What Are The Sources of UV Exposure?
When you think of the perfect summer day, chances are you think of the hot sun blazing in the sky. That’s why July is UV Safety Awareness Month, and it’s also the perfect time to learn more about ultraviolet (UV) radiation. This guide is designed to help you understand what UV radiation is, where it comes from, what its hazards are, and how you can best protect yourself against it. Read on to learn more about UV radiation so you can enjoy safe, healthy summers for years to come.
What Is UV Radiation?
Ultraviolet (UV) radiation is radiation that primarily comes from the sun and other man-made sources. There are two main types of UV radiation that affect humans: UVA and UVB rays. “UVA rays are lower-energy rays that penetrate deeper into your skin, causing tanning while also helping create wrinkles and making your skin look more aged,” explains Lesley Ott, a certified Nurse Practitioner at Sanova Dermatology in Baton Rouge, Lousiana. In contrast, UVB rays are higher-energy rays that burn the surface of your skin, causing sunburns. Both UVA and UVB are believed to play roles in the development of different skin cancers.
What Are The Hazards Of Exposure To UV Radiation?
“Because UV radiation penetrates your skin, it can damage the DNA in your skin cells,” Ott emphasizes. “This damaged DNA can lead to genetic mutations that can eventually lead to skin cancers, including melanoma or a non-melanoma skin cancer such as basal cell carcinoma or squamous cell carcinoma,” she continues. Sunburns, which are caused by excessive UV exposure, are particularly hazardous: people who experience even one bad sunburn in their youth are twice as likely to develop melanoma later in their life, as are people who have experienced five or more bad sunburns as an adult.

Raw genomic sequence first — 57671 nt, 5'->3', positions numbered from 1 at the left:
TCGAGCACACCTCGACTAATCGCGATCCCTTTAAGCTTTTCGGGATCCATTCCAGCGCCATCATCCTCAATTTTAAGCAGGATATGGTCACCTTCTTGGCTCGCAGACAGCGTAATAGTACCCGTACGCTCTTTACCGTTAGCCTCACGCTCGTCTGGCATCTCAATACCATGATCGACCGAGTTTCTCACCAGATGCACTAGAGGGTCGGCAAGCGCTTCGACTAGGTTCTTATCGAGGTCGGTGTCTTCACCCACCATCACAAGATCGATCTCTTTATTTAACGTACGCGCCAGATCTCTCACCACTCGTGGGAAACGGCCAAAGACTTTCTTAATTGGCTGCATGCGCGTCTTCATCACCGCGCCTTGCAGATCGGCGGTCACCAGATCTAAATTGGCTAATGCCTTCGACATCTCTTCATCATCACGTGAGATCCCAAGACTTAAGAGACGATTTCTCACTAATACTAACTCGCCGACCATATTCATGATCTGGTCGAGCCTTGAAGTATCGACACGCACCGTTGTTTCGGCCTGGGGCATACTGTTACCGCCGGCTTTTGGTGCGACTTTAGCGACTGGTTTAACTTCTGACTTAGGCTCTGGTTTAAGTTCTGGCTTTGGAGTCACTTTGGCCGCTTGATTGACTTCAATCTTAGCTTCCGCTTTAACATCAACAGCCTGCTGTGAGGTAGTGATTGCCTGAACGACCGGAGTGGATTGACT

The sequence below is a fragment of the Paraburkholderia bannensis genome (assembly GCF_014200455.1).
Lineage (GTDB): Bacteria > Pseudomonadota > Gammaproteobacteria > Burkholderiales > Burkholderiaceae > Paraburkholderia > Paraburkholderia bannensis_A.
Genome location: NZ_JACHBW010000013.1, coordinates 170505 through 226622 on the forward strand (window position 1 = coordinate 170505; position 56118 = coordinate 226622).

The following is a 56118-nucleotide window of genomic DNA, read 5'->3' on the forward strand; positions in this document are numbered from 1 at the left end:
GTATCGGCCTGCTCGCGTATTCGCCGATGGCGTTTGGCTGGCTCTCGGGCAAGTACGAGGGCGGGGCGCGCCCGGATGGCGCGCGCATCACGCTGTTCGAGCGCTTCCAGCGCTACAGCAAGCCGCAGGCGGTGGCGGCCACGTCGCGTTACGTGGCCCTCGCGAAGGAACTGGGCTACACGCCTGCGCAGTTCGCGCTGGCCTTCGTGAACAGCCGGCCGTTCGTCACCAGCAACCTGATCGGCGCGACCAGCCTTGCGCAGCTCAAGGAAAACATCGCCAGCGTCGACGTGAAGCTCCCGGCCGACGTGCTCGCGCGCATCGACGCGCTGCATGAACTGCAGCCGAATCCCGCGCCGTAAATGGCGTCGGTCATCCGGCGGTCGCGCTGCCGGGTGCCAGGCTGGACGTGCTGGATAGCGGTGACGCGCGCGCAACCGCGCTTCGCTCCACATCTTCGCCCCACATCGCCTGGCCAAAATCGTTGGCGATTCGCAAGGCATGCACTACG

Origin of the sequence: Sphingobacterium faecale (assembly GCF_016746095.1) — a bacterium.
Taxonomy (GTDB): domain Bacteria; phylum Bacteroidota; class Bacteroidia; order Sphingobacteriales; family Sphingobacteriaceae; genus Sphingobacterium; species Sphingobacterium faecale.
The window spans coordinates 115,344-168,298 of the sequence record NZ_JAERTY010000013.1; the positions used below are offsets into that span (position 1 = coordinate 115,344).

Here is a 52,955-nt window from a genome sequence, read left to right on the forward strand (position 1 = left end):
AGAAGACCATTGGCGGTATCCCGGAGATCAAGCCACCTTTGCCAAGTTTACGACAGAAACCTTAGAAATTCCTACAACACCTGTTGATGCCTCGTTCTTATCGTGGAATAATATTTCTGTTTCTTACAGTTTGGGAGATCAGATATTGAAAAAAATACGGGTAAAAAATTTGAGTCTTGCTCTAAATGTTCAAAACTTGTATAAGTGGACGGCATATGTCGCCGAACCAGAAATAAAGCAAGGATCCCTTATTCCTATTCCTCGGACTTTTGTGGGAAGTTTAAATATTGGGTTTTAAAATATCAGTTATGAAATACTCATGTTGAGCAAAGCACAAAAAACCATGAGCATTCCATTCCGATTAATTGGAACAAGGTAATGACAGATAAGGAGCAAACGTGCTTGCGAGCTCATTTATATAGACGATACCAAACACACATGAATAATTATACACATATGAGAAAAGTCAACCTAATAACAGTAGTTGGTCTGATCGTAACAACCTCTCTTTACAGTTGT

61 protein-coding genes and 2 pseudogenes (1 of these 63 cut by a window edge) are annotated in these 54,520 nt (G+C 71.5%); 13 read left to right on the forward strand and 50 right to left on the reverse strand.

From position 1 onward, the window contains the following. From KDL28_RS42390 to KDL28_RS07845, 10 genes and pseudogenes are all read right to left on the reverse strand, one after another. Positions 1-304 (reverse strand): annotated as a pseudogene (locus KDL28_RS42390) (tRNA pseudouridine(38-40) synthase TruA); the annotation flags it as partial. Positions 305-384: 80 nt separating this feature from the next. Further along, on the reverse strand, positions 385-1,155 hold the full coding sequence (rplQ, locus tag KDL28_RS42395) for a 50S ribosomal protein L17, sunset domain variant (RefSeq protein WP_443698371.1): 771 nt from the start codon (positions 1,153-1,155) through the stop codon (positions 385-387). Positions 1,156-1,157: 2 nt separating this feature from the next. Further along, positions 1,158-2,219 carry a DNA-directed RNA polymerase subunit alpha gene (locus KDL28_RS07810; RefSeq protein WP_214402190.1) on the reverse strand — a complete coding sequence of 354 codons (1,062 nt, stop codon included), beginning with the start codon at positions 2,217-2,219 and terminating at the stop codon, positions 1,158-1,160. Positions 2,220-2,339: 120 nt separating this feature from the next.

Where Does UV Radiation Come From?
“Knowing where UV radiation comes from is the first step in knowing how to protect yourself from its harmful effects,” notes Ott. Although the primary source of UV radiation is the sun, there are many man-made sources of UV radiation that are necessary to avoid in order to maintain the health and safety of your skin.
Sunlight is the main source of UV radiation on Earth. Of the sun’s UV radiation, 95% comprises UVA rays, and the remaining 5% consists of UVB rays. Due to variations in the Earth’s structure and climate, different areas of the Earth are subjected to more intense UV radiation at different times. In particular, UV radiation is strongest closest to the equator, at high altitudes, during the spring and summer, and during the day (mainly between 10 AM and 4 PM). UV rays can also penetrate cloud cover and bounce off surfaces such as water, snow, and pavement, which unfortunately means that direct sunlight is not required for UV exposure.
Tanning Beds and Sun Lamps
Tanning beds emit the same UV radiation found in the sun in order to cause tanning. “Tanning beds and booths primarily emit UVA rays, which can lead to the same damaging effects caused by the UV radiation emitted by the sun,” warns Ott. A recent study found that 97% of respondents who were diagnosed with melanoma under the age of 30 had used tanning beds before, and tanning beds have been shown to cause just as much damage as outdoor tanning. Moreover, tanning beds do not provide even the most basic benefits that sunlight does, as they cannot provide tanners with vitamin D or the mood boost that time spent in the sunshine can. Overall, because they expose tanners to prolonged UV radiation, tanning beds are extremely hazardous.